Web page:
Course Title: Nuclear Medicine Technology 1

Part A: Course Overview

Course Title: Nuclear Medicine Technology 1

Credit Points: 12.00


Course Code

Campus

Career

School

Learning Mode

Teaching Period(s)

ONPS2345

Bundoora Campus

Undergraduate

160H Medical Sciences

Face-to-Face

Sem 1 2006,
Sem 1 2007,
Sem 1 2008,
Sem 1 2009,
Sem 1 2010,
Sem 1 2011,
Sem 1 2012,
Sem 1 2013,
Sem 1 2015,
Sem 1 2016

ONPS2345

Bundoora Campus

Undergraduate

173H School of Health and Biomed

Face-to-Face

Sem 1 2017

ONPS2401

Bundoora Campus

Postgraduate

160H Medical Sciences

Face-to-Face

Sem 1 2010,
Sem 1 2011,
Sem 1 2012

Course Coordinator: Jacqueline Wallace

Course Coordinator Phone: +61 3 9925 7943

Course Coordinator Email: jacqueline.wallace@rmit.edu.au

Course Coordinator Location: 201.08.10


Pre-requisite Courses and Assumed Knowledge and Capabilities

Enforced prerequisites: RADI1185 Introduction to Nuclear Medicine (Course ID 047593: www1.rmit.edu.au/courses/047593) and ONPS2344 Medical Radiations Technology 2 (Course ID 038595: www1.rmit.edu.au/courses/038595)
Corequisite: RADI1126 Nuclear Medicine Methods 1 or equivalent


         


Course Description

This course will develop your knowledge and practical skills relating to the theory and application of instrumentation used in clinical nuclear medicine.  This course focuses on the technology, physics and instrumentation that underpin contemporary clinical nuclear medicine technology.  Building upon a comprehensive coverage of the underlying physics, you will learn the technical basis of the instrumentation and procedures that you will encounter in your clinical experience.  Consideration is placed on the expanding role of digital image processing and visualisation technology in diagnosis.
You will learn the physics of nuclear decay processes and of ionising radiation. These concepts are then applied to develop a detailed understanding of the instrumentation used clinically for radiation detection and measurement, as well as of methods of radionuclide production. The statistical properties of nuclear decay processes and of radiation detection are explored, with a view to their implications for measurement quality. This course will also provide an introduction to gamma camera technology and its application to clinical nuclear medicine imaging.


Objectives/Learning Outcomes/Capability Development

This course contributes to the following Program Learning Outcomes for BP148 Bachelor of Applied Science (Medical Radiations) (aligned to the Accreditation Standards of the Medical Radiations Practice Board of Australia):

Standard 1.4 Radiation safety and risk management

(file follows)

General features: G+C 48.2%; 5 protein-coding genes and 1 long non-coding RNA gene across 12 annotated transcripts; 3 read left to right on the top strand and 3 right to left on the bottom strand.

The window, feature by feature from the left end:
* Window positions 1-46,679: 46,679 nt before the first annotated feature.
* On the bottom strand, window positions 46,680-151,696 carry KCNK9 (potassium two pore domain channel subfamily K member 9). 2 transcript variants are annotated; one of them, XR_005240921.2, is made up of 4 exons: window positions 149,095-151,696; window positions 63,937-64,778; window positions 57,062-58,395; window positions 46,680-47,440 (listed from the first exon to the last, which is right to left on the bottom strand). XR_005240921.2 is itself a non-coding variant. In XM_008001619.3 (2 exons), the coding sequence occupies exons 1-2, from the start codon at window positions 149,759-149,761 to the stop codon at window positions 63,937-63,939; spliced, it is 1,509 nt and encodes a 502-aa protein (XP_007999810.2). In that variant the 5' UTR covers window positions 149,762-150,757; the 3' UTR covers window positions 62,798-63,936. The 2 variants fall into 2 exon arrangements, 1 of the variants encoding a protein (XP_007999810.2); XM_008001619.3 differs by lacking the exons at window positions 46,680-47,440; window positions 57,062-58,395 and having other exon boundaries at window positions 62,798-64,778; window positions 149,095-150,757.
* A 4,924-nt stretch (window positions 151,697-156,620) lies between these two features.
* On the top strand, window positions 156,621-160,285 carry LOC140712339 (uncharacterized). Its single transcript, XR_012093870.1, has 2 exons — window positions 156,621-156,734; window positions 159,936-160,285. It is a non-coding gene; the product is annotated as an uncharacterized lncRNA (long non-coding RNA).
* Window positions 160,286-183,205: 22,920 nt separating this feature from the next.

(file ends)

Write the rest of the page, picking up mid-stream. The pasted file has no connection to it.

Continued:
1.4a. Implement safe radiation practice appropriate to your division of registration

1.4b. Protect and enhance patient/client safety

1.4c. Confirm and operate equipment and instrumentation safely as appropriate to your division of registration

1.4d. Maintain safety of self and others in the work environment appropriate to your division of registration

1.4e. Safely manage radiation and radioactivity in the environment

Standard 1.5 Practice in medical radiation sciences

1.5b. Apply principles of medical radiation physics and instrumentation
 


On completion of this course you should be able to:

1. Explain the technology, instrumentation and physics concepts relevant to the profession of Nuclear Medicine using discipline specific terminology

2. Contextually apply knowledge of the physics and technological principles underpinning non-tomographic procedures encountered in Nuclear Medicine

3. Apply knowledge of physics and technology to solve problems encountered in the clinical Nuclear Medicine environment

4. Justify radiation safety measures drawing on theoretical knowledge and practical skill application


Overview of Learning Activities

This course consist of a range of learning activities including lectures, practical laboratories and tutorials, computer-based activities, online learning tasks and self-directed learning.  This course is supported by the Blackboard learning management system.

You will undertake the equivalent of four hours per week in lectures and four hours per week in laboratory/tutorial classes.  In addition you are expected to spend a minimum of four hours per week in independent study.


Overview of Learning Resources

You are expected to make use of the course Blackboard site (accessed via myRMIT).  This resource provides a range of materials aimed at supporting your learning and you are encouraged to actively use this site and the material it contains.  You are also expected to conduct a significant level of self-directed learning to reinforce learned concepts.  There is the expectation that you will access appropriate peer-reviewed literature via the RMIT library.  The Medical Radiations Subject Guide (URL: http://rmit.libguides.com/medical-radiations) provides useful references.  A detailed course schedule will be available via myRMIT.  Any changes to this schedule due to unforeseen circumstances will be posted on the course Blackboard site.
 


Overview of Assessment

This course has no hurdle requirements.

Assessment Tasks:

Assessment Task 1: Laboratory reports

Weighting 25%

This assessment task supports CLOs 1, 2, 3 & 4

Assessment Task 2: Tests

Weighing 25%

This assessment task supports CLOs 1, 2, 3 & 4

Assessment Task 3: Examination

Weighting 50%

This assessment task supports CLOs 1, 2, 3 & 4